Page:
Paid Paternity Leave to Offer More Control Over Work/Life Balance in the U.K.

by Aman Singh Das | January 29, 2010

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As a woman executive, remember the mental fight you fought several times when deciding between a lucrative career and having kids because you are the breadwinner, cannot afford to take unpaid time off from work, and since American law doesn't offer paid paternity leave benefits, your husband cannot help either? Well, the British government has decided to make this decision much easier for its residents and give them more control over choosing the right balance for their work/life quotient.

Dads will now be eligible to receive £123 a week if they choose to take paternity leave. It will have to be the last three months of the mother's nine-month maternity leave so she can return to work, and can be extended for an additional three months off, albeit unpaid, effectively ensuring 12 months of parental care for the child. The Guardian dissects the proposal.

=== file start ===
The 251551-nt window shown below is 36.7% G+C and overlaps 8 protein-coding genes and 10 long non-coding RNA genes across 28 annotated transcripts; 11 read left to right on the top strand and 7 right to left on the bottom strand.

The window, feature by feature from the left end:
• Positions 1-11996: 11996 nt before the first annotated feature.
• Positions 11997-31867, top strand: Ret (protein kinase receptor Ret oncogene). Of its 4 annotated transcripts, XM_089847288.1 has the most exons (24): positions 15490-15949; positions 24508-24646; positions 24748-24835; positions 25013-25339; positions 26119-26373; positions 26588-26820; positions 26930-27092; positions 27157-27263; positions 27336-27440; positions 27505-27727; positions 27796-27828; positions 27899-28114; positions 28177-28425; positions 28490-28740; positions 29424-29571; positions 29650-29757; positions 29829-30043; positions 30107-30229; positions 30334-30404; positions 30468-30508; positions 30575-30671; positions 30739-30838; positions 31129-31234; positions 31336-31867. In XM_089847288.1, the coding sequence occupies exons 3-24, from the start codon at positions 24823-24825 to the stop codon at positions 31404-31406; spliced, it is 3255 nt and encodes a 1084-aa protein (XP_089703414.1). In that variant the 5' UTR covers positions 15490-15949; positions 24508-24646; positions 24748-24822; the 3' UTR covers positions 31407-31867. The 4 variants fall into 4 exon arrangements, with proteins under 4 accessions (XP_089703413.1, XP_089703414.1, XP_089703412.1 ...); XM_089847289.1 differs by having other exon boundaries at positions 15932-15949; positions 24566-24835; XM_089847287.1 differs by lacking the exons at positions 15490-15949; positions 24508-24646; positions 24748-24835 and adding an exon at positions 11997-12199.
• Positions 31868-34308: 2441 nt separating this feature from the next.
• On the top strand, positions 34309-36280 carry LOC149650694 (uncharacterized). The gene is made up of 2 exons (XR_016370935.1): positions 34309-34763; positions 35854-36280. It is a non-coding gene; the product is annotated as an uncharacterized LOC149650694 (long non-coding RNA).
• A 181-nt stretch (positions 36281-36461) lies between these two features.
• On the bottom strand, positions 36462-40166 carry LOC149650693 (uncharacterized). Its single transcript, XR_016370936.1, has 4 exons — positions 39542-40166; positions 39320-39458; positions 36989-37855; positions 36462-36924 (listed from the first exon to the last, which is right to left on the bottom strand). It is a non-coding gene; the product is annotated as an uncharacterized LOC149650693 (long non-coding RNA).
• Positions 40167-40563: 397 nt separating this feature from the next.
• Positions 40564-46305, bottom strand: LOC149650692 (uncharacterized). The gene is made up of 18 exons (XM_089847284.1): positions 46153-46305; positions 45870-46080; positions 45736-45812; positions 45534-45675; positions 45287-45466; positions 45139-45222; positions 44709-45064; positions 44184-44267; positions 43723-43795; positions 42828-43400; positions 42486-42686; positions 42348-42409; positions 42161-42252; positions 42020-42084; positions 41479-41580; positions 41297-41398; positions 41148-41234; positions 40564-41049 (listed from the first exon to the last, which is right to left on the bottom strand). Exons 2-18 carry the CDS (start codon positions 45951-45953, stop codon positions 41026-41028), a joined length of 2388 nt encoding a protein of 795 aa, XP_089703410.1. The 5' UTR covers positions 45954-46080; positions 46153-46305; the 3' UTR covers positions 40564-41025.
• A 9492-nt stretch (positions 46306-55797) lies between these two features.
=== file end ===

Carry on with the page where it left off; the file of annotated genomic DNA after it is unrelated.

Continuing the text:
Remember the Times piece yesterday about more women leading investment banks in India than our own Wall Street? The article also reported that women executives in India believe their culture made it possible for them to rise to senior management. Naina Lal Kidwai, the group managing director and country head of HSBC in India, and a former head of Morgan Stanley's investment bank in India terms it like this: This "isn't a golf-playing, beer-drinking homogeneous culture," adding that women "could join the workplace on their own terms. You still have to network, you still have to work hard, but [having the right combination of supportive, mostly male, managers and a diverse work environment that does not require them to be "one of the boys"] made it easier to succeed." The article goes on to discuss the fact that top female managers regularly wear saris at work and talk openly about their children and husbands.

And Europeans are already known for their excellent maternity and paternity benefits. Think its time corporate America plays catch up and sweeps off some of the dust from its perceived Jack Welchian "There is no such thing as work/life balance" notion?

Filed Under: CSR

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